In order to create a successful PSYOP the following must be established: 1) clearly define the mission so that it aligns with national objectives 2) need a PSYOP estimate of the situation 3) prepare the plan 4) media selection 5) product development 6) pretesting – determines the probable impact of the PSYOP on the target audience 7) production and dissemination of PSYOP material 8) implementation 9) posttesting – evaluates audience responses 10) feedback

Before these steps can occur, intelligence analysts must profile potential targets in order to determine which ones it would be most beneficial to target. In order to figure this out, analysts must determine the vulnerabilities of these groups and what they would be susceptible to. The analysts also determine the attitudes of the targets toward the current situation, their complaints, ethnic origin, frustrations, languages, problems, tensions, attitudes, motivations, and perceptions, and so on. Once the appropriate target(s) have been determined, the PSYOP can be created.

Psychological operations should be planned carefully, in that even a tactical message, with modern news media, can spread worldwide and be treated as the policy of the United States. The U.S. Army is responsible for military psychological warfare doctrine.[6] See the World War I section for an example of how a tactical leaflet, not properly coordinated, can cause national-level harm.

Psychological operations, at any level, must be consistent with the policies of higher levels of command

The message to be delivered can be adapted to tactical situations, but promises made must be consistent with national policy.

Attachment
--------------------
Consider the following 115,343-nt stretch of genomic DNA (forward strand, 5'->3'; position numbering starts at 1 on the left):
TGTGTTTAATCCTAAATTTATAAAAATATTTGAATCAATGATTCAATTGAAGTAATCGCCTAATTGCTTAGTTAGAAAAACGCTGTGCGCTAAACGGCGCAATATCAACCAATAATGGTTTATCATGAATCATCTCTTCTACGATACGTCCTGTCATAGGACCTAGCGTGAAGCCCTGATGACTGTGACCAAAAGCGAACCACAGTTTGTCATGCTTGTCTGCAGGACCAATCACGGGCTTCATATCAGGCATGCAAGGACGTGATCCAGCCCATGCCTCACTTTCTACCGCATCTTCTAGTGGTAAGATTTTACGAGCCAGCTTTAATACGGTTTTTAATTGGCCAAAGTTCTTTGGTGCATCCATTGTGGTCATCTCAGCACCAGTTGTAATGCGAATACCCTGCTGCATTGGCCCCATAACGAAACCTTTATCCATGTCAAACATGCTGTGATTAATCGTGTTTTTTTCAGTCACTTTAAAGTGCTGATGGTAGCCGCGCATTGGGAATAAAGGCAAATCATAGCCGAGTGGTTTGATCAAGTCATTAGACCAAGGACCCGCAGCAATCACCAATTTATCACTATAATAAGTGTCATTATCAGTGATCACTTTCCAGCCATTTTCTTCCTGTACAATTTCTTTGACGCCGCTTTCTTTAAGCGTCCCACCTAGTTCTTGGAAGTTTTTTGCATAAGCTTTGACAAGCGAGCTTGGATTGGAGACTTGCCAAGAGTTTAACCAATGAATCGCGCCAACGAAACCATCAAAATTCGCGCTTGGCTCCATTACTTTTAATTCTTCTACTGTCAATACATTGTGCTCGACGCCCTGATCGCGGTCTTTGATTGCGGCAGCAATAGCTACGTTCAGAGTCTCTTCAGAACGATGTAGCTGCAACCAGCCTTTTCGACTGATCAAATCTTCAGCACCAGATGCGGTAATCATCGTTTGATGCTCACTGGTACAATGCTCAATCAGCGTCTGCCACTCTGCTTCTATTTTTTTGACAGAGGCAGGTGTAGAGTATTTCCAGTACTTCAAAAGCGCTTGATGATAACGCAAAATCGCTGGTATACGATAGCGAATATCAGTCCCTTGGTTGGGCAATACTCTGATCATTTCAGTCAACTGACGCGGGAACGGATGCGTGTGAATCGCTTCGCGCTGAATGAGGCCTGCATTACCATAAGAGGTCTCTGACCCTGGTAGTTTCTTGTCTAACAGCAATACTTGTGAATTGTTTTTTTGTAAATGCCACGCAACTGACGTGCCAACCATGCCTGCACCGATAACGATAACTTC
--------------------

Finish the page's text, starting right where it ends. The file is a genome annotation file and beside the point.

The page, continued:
U.S. PSYOP forces are forbidden to target (i.e., attempt to change the opinions of) U.S. citizens at any time, in any location globally, or under any circumstances.[7] However, commanders may use PSYOP forces to provide public information to U.S. audiences during times of disaster or crisis. The use of PSYOP forces to deliver necessary public information to a U.S. audience was established in relief activities after Hurricane Andrew in 1992. Tactical Psychological Operations teams (TPTs) were employed to disseminate information by loudspeaker on locations of relief shelters and facilities. Information support to a noncombatant evacuation operation (NEO) by PSYOP forces to provide evacuation information to U.S. and third-country nationals would also adhere to the order.[6]

As an example of the use of PSYOP in a humanitarian relief operation Major General Anthony Zinni, Director of Operations for Unified Task Force Somalia, said

Psychological operations were a key Battlefield Operating System used extensively to support Unified Task Force (UNITAF) Somalia operations. In order to maximize the PSYOP impact, we established a Joint PSYOP Task Force under the supervision of the Director of Operations, integrated PSYOP into all plans and operations, and limited the PSYOP focus to the operational and tactical levels. Psychological operations do not accomplish missions alone. They work best when they are combined with and integrated in an overall theater campaign plan. In Operation RESTORE HOPE, we were successful in doing that.[6]

Psychological Operations Units

The bulk of U.S. military psychological units are in the Army. White PSYOP can come from the Voice of America or regional radio/TV. Central Intelligence Agencyunits are apt to have responsibility, on a strategic level, for black and some gray propaganda. White propaganda, especially at the strategic level, comes from theVoice of America or United States Information Agency.